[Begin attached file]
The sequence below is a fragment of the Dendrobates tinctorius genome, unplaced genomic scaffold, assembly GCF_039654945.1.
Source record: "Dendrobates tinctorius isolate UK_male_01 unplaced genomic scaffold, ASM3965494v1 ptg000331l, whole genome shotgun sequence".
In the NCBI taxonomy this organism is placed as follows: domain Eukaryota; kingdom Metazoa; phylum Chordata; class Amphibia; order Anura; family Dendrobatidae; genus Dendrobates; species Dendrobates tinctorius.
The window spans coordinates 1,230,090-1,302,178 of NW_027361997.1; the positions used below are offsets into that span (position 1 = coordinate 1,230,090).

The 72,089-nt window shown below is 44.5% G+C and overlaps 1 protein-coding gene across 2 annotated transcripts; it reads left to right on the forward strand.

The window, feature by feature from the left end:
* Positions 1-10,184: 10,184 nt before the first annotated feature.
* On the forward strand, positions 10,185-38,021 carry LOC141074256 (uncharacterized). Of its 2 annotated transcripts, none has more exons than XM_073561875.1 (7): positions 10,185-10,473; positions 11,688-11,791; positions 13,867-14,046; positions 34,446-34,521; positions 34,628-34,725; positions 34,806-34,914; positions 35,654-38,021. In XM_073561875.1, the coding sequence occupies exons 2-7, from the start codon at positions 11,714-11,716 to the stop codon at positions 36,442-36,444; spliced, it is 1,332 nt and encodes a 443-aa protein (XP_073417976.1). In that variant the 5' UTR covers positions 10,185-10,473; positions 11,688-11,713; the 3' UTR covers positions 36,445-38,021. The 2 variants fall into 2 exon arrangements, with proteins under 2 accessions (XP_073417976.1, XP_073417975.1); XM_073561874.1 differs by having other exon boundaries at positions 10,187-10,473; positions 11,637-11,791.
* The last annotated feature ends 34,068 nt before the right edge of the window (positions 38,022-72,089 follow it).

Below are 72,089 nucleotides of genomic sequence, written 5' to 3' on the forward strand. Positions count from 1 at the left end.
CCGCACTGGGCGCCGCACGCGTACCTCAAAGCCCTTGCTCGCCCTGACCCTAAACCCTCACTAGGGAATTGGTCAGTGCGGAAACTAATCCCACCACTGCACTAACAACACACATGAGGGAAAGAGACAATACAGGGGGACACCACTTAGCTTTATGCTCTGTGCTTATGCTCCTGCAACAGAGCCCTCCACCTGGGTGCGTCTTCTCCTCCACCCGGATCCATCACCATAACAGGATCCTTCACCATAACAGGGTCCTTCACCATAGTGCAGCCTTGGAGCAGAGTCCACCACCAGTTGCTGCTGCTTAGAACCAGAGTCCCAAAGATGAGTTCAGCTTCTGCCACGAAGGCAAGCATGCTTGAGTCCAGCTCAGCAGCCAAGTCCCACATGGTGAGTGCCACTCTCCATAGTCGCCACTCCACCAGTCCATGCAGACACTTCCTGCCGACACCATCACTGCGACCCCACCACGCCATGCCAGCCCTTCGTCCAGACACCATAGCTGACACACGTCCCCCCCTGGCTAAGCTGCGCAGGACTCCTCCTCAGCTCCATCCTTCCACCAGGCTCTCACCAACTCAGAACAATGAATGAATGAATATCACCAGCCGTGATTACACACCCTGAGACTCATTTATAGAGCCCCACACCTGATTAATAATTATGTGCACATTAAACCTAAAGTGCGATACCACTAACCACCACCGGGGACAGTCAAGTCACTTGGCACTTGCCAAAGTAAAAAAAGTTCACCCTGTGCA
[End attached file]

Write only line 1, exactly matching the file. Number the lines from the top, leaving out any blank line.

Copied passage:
The sequence below is a fragment of the Dendrobates tinctorius genome, unplaced genomic scaffold, assembly GCF_039654945.1.